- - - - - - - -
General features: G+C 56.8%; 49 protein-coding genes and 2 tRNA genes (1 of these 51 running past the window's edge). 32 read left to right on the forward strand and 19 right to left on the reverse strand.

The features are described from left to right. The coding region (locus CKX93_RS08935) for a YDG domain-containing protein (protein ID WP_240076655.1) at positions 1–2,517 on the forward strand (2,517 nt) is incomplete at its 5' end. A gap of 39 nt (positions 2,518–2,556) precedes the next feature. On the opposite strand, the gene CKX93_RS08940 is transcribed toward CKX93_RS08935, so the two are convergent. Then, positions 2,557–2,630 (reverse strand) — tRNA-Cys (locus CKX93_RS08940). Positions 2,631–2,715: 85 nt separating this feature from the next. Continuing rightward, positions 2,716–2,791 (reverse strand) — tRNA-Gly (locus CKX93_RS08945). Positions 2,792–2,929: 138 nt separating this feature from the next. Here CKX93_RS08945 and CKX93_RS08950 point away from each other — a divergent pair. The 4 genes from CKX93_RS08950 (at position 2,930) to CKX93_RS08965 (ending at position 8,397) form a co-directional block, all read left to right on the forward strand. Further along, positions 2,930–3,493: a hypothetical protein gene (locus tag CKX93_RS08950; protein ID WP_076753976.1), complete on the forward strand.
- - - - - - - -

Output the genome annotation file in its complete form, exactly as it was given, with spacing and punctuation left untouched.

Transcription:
General features: G+C 56.8%; 49 protein-coding genes and 2 tRNA genes (1 of these 51 running past the window's edge). 32 read left to right on the forward strand and 19 right to left on the reverse strand.

The features are described from left to right. The coding region (locus CKX93_RS08935) for a YDG domain-containing protein (protein ID WP_240076655.1) at positions 1–2,517 on the forward strand (2,517 nt) is incomplete at its 5' end. A gap of 39 nt (positions 2,518–2,556) precedes the next feature. On the opposite strand, the gene CKX93_RS08940 is transcribed toward CKX93_RS08935, so the two are convergent. Then, positions 2,557–2,630 (reverse strand) — tRNA-Cys (locus CKX93_RS08940). Positions 2,631–2,715: 85 nt separating this feature from the next. Continuing rightward, positions 2,716–2,791 (reverse strand) — tRNA-Gly (locus CKX93_RS08945). Positions 2,792–2,929: 138 nt separating this feature from the next. Here CKX93_RS08945 and CKX93_RS08950 point away from each other — a divergent pair. The 4 genes from CKX93_RS08950 (at position 2,930) to CKX93_RS08965 (ending at position 8,397) form a co-directional block, all read left to right on the forward strand. Further along, positions 2,930–3,493: a hypothetical protein gene (locus tag CKX93_RS08950; protein ID WP_076753976.1), complete on the forward strand.